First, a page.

Game Studies — Where to Begin?
I mentioned in one of my PAB posts the even narrower niche of Game Studies that ADA: The Journal of Gender, New Media, and Technology defines in their 2nd issue: Feminist Game Studies that was published in June 2013. One article within the issue, written by Mia Consalvo, “Confronting Toxic Gamer Culture: A Challenge for Feminist Game Studies Scholars,” called on scholars to look beyond just the game itself, but to look at the gamer culture and the prevalence of hate speech towards those who fall outside of the assumed default white, heterosexual, male player. However, the more I considered this as a place for my own research, I do feel that it really is a theoretical lens to be applied to Game Studies, rather than it’s own sub discipline, so I decided to focus my history on Game Studies.
Even starting there is difficult. While there have been several calls for Game Studies to have its own discipline, most of Game Studies is still housed within other disciplines, including English, likely because questions of some Game Studies scholars focus on narratology. Since English has such a close relationship with narrative, it makes sense how it has come to house Game Studies scholars.
As I spent time researching, I came across some tensions concerning the beginning of game studies and the place of game studies in academia. One of the main tensions is the call by some for Game Studies to have its own discipline separate from the many disciplines that currently house it. The Editor-in-Chief of Game Studies: The International Journal of Computer Game Research, Espen Aarseth, called for the development of Game Studies as its own discipline in the very first issue. He references Game Studies in English, mentioning English as a colonizer: “Games are not a kind of cinema, or literature, but colonising attempts from both these fields have already happened, and no doubt will happen again” (Aarseth). His discussions seem reductionist in the discussion about how other disciplines have contributed to Game Studies, but that seems to be based on the focus to emancipate Game Studies. In some ways his call has been answered–he now works in the Center for Computer Games Research at the IT University of Copenhagen. (Side note: All the faculty are male. All but one of the PhD students are male.)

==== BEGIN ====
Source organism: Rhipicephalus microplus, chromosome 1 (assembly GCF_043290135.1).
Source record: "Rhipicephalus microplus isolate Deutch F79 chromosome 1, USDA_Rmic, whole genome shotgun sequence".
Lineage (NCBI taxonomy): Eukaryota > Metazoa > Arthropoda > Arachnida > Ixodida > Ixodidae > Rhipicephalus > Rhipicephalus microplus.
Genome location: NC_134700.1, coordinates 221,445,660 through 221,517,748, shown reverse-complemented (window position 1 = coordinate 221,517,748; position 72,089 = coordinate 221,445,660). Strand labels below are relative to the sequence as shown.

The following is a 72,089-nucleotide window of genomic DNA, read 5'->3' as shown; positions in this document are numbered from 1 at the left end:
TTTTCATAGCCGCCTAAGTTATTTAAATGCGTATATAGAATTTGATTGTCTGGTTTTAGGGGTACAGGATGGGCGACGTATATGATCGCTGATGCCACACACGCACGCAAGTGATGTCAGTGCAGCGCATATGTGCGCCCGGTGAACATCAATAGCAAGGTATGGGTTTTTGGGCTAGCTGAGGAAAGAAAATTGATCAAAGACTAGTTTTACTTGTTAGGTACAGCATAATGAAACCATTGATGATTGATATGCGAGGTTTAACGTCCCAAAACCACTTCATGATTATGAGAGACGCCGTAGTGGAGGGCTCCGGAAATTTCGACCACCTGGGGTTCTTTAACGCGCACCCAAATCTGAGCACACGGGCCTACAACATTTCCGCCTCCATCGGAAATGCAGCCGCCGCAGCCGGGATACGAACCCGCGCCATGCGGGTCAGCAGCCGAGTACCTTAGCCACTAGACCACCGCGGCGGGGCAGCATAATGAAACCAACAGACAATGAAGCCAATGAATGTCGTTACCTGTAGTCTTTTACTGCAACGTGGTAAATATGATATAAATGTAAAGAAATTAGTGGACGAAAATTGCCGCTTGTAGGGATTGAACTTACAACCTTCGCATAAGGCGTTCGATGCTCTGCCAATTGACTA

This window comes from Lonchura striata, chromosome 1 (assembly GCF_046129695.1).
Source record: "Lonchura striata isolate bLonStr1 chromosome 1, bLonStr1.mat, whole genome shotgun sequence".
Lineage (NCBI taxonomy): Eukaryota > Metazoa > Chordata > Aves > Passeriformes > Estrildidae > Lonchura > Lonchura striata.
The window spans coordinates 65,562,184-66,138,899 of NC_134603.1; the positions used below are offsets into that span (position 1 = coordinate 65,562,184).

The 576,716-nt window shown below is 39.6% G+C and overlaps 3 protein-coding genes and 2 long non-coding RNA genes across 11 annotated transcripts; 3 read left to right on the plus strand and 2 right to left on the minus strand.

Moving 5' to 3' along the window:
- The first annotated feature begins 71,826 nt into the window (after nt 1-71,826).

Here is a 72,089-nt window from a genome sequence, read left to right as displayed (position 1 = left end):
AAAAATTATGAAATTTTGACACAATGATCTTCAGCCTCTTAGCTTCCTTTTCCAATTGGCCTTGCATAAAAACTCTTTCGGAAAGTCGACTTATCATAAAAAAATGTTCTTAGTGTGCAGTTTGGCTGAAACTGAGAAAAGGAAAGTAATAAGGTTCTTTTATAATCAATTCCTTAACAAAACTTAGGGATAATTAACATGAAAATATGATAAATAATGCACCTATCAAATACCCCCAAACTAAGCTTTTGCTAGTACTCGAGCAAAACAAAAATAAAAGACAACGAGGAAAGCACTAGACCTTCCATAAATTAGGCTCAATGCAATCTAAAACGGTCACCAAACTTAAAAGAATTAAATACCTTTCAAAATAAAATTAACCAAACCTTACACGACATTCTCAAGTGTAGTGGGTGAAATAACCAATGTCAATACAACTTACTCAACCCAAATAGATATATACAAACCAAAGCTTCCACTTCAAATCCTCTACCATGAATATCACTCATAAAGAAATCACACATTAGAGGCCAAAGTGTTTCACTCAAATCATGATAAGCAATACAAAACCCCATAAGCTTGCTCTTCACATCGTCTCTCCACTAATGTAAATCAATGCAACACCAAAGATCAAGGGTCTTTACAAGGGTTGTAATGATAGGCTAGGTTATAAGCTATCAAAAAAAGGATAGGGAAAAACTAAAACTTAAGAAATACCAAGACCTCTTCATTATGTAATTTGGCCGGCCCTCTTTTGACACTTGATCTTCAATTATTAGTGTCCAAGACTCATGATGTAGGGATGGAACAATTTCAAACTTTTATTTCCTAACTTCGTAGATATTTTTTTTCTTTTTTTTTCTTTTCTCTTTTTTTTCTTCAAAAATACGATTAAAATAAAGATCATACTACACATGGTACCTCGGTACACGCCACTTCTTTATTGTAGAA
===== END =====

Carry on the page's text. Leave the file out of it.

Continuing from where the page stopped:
Game Studies is faced with the double challenge of creating its own identity, while at the same time maintaining an active dialogue with the other disciplines…the majority of game studies will continue to be practised by individuals who are nominally situated in some other field: in literary, film, or media studies, or in departments of communication research, sociology, psychology, computer science, or in some of the other numerous fields where game studies is currently exercised. (5)
The interdisciplinary nature of current Game Studies can make it difficult on new scholars though. “students focusing on games may find it hard to get the advice, support, and understanding they need while engaging in the academic study of games” (5 Mäyrä). I can definitely see this linking to my own scholarship. I received my Masters in English with a focus on rhetoric and composition. While I could use tools from my training there and apply them to games, especially the rhetorical training, the help from faculty members was minimal. I don’t want this to sound bad– in fact my mentors were very supportive of my research ideas, of my work, and of using games in papers that I completed– but most of the faculty members had little to no experience even playing video games which meant that the feedback I received was limited by their own experiences. Perhaps herein lies the difficulty of game studies being so interdisciplinary and being housed in so many departments. I do think that the interdisciplinary nature means that scholars come with a lot of different perspectives and offerings for the field and I don’t see that as a weakness.